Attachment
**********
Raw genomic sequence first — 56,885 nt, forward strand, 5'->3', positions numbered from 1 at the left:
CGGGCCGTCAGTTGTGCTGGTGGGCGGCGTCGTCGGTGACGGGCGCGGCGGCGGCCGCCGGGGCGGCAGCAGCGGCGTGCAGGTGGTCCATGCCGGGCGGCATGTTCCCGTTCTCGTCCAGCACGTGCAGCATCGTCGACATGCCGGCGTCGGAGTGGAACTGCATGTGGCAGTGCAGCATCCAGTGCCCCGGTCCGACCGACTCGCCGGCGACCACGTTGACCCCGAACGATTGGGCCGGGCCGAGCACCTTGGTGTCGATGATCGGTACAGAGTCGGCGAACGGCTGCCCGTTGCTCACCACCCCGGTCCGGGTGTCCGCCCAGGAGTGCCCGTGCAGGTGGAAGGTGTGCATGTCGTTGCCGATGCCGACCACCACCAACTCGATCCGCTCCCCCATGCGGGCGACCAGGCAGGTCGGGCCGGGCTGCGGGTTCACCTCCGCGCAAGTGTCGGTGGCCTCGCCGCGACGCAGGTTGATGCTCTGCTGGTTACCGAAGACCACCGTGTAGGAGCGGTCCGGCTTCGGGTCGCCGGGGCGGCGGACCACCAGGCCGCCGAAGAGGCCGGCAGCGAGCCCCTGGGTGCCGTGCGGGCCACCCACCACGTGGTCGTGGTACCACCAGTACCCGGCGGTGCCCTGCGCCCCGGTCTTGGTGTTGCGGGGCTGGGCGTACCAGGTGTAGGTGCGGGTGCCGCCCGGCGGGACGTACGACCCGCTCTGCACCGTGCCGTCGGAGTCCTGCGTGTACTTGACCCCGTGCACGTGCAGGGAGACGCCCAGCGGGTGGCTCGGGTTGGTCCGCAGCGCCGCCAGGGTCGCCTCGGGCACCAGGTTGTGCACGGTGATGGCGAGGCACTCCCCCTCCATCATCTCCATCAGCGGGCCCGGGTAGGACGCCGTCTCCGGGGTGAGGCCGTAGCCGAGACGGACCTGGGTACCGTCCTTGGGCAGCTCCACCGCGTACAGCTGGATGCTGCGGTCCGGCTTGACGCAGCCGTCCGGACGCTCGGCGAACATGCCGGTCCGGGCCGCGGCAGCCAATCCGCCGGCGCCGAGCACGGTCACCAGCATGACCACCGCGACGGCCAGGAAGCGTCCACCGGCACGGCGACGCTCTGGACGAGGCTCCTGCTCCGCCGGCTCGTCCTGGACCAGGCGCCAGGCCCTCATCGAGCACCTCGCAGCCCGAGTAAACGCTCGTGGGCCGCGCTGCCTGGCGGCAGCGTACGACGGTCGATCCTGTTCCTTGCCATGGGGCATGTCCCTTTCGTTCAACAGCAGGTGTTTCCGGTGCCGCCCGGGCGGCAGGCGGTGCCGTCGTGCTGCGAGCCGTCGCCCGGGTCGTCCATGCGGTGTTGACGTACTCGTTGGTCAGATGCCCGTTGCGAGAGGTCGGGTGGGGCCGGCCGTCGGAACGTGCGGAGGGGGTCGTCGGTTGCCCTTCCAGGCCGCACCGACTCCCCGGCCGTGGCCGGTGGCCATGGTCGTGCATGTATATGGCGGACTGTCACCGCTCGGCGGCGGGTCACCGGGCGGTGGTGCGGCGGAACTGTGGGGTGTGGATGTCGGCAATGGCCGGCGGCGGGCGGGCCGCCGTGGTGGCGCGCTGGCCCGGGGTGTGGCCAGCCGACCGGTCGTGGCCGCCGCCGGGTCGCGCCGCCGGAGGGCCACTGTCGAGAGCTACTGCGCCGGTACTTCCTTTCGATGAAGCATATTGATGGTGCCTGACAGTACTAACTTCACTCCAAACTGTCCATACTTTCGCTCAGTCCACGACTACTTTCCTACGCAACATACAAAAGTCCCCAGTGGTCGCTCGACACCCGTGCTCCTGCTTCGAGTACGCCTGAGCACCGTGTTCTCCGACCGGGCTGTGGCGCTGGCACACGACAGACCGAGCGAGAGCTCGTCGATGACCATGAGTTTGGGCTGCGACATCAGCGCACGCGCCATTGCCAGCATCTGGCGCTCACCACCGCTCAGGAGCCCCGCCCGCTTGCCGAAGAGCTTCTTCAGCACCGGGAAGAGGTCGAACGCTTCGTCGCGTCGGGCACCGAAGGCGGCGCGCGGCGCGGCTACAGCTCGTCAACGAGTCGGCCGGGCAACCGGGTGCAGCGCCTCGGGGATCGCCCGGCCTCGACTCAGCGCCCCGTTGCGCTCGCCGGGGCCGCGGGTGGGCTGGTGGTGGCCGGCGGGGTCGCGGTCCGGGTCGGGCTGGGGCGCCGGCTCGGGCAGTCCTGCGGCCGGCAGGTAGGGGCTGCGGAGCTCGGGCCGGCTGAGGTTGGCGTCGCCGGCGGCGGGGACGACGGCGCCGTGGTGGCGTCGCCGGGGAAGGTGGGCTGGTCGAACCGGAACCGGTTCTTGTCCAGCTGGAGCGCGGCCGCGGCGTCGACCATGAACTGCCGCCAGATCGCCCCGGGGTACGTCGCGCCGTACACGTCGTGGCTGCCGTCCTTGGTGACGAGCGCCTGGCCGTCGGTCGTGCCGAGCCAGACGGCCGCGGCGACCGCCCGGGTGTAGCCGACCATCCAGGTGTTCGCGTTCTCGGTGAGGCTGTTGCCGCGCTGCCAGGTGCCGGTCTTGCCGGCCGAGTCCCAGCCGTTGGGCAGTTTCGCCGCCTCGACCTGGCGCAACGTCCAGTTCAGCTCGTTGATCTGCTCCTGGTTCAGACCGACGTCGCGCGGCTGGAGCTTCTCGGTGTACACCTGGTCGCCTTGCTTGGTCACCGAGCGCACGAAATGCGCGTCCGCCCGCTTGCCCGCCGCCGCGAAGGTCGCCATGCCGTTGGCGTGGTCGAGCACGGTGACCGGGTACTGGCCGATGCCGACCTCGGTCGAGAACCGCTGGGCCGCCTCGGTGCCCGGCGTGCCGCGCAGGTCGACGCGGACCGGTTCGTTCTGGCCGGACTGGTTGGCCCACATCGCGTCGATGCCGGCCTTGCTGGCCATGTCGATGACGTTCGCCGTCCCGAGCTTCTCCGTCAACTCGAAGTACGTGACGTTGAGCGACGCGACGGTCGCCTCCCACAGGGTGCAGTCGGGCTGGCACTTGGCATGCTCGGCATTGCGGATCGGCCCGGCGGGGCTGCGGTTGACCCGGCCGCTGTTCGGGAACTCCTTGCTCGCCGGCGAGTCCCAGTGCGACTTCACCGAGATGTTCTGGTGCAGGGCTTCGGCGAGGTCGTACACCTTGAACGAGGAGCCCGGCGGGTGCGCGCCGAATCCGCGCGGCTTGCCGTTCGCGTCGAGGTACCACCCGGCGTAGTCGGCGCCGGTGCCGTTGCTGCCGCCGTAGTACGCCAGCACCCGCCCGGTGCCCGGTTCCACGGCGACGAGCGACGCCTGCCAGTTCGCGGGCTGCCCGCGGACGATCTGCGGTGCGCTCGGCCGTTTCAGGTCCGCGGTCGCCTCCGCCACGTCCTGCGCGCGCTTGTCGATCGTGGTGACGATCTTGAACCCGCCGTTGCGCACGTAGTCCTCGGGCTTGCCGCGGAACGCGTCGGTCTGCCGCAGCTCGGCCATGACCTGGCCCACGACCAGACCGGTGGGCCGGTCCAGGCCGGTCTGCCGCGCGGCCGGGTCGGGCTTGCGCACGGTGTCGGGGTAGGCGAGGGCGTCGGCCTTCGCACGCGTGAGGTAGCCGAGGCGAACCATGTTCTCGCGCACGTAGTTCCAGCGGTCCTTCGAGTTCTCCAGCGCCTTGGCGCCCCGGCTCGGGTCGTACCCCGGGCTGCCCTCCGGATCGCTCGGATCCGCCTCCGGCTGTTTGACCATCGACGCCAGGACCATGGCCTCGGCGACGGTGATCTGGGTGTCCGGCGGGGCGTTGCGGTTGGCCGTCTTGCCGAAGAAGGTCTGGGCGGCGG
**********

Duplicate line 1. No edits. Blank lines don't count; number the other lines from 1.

Raw genomic sequence first — 56,885 nt, forward strand, 5'->3', positions numbered from 1 at the left: